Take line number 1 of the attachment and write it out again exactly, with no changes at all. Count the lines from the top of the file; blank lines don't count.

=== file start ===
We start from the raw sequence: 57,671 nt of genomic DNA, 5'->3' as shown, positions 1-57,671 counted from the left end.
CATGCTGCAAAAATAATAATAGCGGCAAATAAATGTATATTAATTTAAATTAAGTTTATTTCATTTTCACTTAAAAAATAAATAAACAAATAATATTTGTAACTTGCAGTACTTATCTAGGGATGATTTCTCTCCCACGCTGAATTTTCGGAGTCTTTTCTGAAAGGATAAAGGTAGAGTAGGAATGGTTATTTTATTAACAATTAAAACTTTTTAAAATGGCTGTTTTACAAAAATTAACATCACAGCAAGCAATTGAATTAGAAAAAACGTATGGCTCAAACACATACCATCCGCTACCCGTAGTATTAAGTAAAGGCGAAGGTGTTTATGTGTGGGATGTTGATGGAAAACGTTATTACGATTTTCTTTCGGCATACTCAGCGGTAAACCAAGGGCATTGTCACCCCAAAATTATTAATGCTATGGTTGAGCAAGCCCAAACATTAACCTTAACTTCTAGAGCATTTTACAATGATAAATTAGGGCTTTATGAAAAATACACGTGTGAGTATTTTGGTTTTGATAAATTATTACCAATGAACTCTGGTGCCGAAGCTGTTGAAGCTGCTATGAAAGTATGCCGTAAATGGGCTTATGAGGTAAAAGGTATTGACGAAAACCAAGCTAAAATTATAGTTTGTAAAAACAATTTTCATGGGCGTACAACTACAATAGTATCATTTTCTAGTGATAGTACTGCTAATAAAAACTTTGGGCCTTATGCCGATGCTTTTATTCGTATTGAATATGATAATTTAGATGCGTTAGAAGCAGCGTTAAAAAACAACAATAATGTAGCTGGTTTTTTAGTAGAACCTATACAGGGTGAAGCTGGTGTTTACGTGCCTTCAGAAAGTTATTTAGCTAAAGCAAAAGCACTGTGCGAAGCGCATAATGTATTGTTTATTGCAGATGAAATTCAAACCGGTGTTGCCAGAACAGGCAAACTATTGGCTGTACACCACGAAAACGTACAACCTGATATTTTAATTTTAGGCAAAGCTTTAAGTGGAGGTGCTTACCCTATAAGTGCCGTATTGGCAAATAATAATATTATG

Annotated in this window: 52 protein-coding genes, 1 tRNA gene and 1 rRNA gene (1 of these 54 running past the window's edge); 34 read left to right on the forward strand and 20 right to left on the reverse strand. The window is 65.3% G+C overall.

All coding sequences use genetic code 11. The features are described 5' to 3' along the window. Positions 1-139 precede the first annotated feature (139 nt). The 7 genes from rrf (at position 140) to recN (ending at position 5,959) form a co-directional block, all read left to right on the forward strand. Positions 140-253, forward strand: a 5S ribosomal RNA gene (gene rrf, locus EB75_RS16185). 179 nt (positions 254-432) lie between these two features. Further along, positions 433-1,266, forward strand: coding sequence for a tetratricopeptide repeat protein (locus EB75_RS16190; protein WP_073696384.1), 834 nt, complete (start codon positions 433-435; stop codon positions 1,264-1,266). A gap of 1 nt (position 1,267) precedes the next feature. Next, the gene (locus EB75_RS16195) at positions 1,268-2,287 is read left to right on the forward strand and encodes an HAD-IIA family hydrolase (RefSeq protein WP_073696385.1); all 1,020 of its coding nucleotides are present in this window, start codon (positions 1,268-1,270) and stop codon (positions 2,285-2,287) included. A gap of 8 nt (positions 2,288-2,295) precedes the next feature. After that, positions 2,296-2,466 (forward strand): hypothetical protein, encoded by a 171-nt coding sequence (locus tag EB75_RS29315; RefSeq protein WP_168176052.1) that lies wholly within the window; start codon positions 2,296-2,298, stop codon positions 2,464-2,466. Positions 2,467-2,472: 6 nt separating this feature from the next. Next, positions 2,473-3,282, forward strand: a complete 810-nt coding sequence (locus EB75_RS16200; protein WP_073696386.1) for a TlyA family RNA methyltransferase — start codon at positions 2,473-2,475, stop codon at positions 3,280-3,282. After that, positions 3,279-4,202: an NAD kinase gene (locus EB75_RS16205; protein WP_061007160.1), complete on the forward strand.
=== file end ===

We start from the raw sequence: 57,671 nt of genomic DNA, 5'->3' as shown, positions 1-57,671 counted from the left end.